Grain, Soybeans Mixed As Report Fever Wears Off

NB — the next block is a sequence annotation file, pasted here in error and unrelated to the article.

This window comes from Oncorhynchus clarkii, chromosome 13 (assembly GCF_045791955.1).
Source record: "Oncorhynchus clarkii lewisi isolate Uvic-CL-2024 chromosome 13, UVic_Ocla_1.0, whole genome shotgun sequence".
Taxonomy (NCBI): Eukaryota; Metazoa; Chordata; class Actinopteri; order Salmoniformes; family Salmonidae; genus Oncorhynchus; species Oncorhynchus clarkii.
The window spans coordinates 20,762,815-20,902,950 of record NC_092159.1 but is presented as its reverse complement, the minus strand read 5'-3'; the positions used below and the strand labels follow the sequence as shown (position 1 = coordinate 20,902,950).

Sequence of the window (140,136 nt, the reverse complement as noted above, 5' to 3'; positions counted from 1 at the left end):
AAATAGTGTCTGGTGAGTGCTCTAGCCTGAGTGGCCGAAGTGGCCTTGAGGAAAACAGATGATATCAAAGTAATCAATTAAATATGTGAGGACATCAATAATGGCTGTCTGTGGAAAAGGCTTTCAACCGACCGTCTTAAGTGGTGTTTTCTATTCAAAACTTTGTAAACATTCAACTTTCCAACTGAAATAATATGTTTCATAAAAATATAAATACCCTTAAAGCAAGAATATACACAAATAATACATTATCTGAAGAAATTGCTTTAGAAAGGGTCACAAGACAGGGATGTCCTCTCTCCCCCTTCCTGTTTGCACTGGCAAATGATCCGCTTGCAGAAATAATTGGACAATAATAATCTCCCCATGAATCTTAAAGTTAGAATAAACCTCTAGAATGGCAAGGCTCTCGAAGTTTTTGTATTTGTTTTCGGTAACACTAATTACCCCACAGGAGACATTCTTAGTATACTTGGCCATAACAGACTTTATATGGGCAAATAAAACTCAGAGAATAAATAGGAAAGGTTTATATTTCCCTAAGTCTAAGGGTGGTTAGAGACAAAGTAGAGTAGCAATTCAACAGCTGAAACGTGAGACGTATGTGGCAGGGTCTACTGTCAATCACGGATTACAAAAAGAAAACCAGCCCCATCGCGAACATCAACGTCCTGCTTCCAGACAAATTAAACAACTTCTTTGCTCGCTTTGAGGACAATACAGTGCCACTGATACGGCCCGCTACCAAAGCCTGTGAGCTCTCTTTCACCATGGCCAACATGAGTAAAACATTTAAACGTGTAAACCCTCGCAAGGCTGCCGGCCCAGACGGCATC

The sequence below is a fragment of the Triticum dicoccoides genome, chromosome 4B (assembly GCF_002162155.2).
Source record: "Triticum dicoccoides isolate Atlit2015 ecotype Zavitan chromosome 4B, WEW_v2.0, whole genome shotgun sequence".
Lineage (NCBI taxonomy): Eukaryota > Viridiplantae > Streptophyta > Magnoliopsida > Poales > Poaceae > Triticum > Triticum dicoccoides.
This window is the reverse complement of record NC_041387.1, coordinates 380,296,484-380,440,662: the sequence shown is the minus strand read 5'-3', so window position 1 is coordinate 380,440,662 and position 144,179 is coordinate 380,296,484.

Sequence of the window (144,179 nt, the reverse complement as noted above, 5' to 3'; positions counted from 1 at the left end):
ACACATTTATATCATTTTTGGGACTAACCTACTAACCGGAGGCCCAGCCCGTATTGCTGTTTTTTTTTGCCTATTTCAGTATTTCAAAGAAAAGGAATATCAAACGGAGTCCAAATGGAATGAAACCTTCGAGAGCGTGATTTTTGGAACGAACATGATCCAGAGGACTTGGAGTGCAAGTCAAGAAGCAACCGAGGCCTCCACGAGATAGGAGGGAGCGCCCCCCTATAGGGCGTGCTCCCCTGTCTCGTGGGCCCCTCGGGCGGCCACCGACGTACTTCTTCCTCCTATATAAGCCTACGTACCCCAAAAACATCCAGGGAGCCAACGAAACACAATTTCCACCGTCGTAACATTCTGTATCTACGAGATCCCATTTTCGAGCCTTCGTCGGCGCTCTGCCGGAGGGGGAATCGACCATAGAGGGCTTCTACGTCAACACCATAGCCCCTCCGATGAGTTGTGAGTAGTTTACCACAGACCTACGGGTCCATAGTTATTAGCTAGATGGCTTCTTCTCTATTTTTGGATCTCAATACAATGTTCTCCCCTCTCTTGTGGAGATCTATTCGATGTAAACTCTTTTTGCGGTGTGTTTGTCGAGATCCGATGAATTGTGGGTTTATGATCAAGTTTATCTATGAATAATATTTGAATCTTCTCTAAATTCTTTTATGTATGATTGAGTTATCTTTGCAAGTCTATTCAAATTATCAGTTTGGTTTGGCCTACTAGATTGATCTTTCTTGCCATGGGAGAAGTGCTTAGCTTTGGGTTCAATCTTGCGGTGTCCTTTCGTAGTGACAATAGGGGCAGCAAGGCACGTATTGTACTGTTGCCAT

Grain and soybean futures prices are mixed in overnight trading now that the March Stocks and Planting Intentions reports are history.  Traders are turning almost exclusively to weather as a driving force in grain markets.\r\n   Ultimately, nearly everything from now until Thanksgiving revolves around the harvest.  How much is planted.  How much rain it gets.  What summer heat is like.  When crops pollinate.  Possible insect damage.  The list goes on, all factors that affect the harvest.\r\n   The latest in-motion map from the National Oceanic and Atmospheric Administration shows a winter storm sweeping out of Wyoming and Montana into the Dakotas and then swinging northeast into Canada via Minnesota.  http://www.hpc.ncep.noaa.gov/html/sfcloop/radsfcus_exp_test.html  Rain and snow also form ahead of a cold front associated with the low and sweep through the Midwest and portions of some southern states.\r\n\r\nFEW FIREWORKS FROM USDA REPORTS\r\n\r\n   Despite their billing, Monday’s USDA reports did not provide agricultural commodity markets with many fireworks.\r\n   In the Planting Intentions report, the reported acreage designated for corn was seen as somewhat bullish, in that it came in slightly below trader expectations.  Some analysts wondered why the USDA left potential corn acres from last year’s prevent-plant acreage unaccounted for, and many think the eventual acreage will end up being higher.\r\n   Corn stocks in USDA’s report were well above last year, although a bit lower than some expected.\r\n   Monday’s corn price jump above the round figure of $5.00 a bushel may entice some farmer selling to pressure interior basis levels.\r\n   Since corn acres were below expectations, soybean acres were slightly above trade guesses.  However, if corn acres eventually rise from this report, as some expect, then soybean acres could decline.\r\n   Wheat acreage was a bit below trade estimates, but since stocks were higher than anticipated, the trade will now turn to weather for price direction, and the latest reports show crop conditions in Kansas continuing to decline although those in Texas and Oklahoma are holding better.\r\n\r\nINTEREST RATES SEEN LOW LONGER THAN EXPECTED\r\n\r\n   Farmers should get some help in that interest rates are expected to remain low into 2015.  Federal Reserve chairwoman Janet Yellen Monday commented in a speech that the US economy still requires low interest rates, even though direct stimulus through the Fed’s asset-purchasing program is winding down.\r\n   Yellen’s comments are supporting stock markets, and the US Dollar is near steady.  Her comments helped ease concerns she generated after the last Federal Open Market Committee meeting that interest rates might begin rising sooner than many expected. \r\n\r\nCATTLE PRESSURED BY LOWER HOGS\r\n\r\n   Live cattle futures are struggling against lower lean hog futures after sliding in direct response to lower prices in hogs following the bearlishly construed Quarterly Hogs and Pigs report.\r\n   Cattle futures also are working to hold the line against ideas fed cattle supplies will be larger into the summer months.  April futures also are below last week’s cash trade and could lend pressure to this week’s action in the Plains.\r\n   Plus, this week’s feedlot showlists are up from last week, providing packer buyers with more incentive to hold to lower bids this week.\r\n   Wholesale beef prices slid on Monday, with the USDA reporting its choice cutout value down $0.67 per cwt at $233.79 and its select cutout down $2.33 at $225.01.  Last week, choice was down $5.70, and select was off $6.32.\r\n   Weekly slaughter was 114,000 head versus 115,000 the previous week and last year’s 108,000.\r\n   The CME Feeder Cattle Index for the seven days ended Friday was $177.60, down $0.95 while the April futures contract settled Monday at $177.02, down $1.32.\r\n\r\nIN OUR OPINION\r\n\r\n–The Russia/Ukraine/Crimea crisis may be off the front pages, but traders still are wary as spring planting gets under way.\r\n–Western sanctions and International Monetary Fund austerity demands could hurt Ukrainian and Russian plantings as interest rates soar.\r\n–China’s economy bears watching as housing prices fall, and the manufacturing PMI comes in at 48, the lowest since July 2013.  It could affect their buying ability.\r\n–US logistical problems have not gone away as continued wintry weather in northern reaches keeps rivers, roads and railroads locked in.\r\n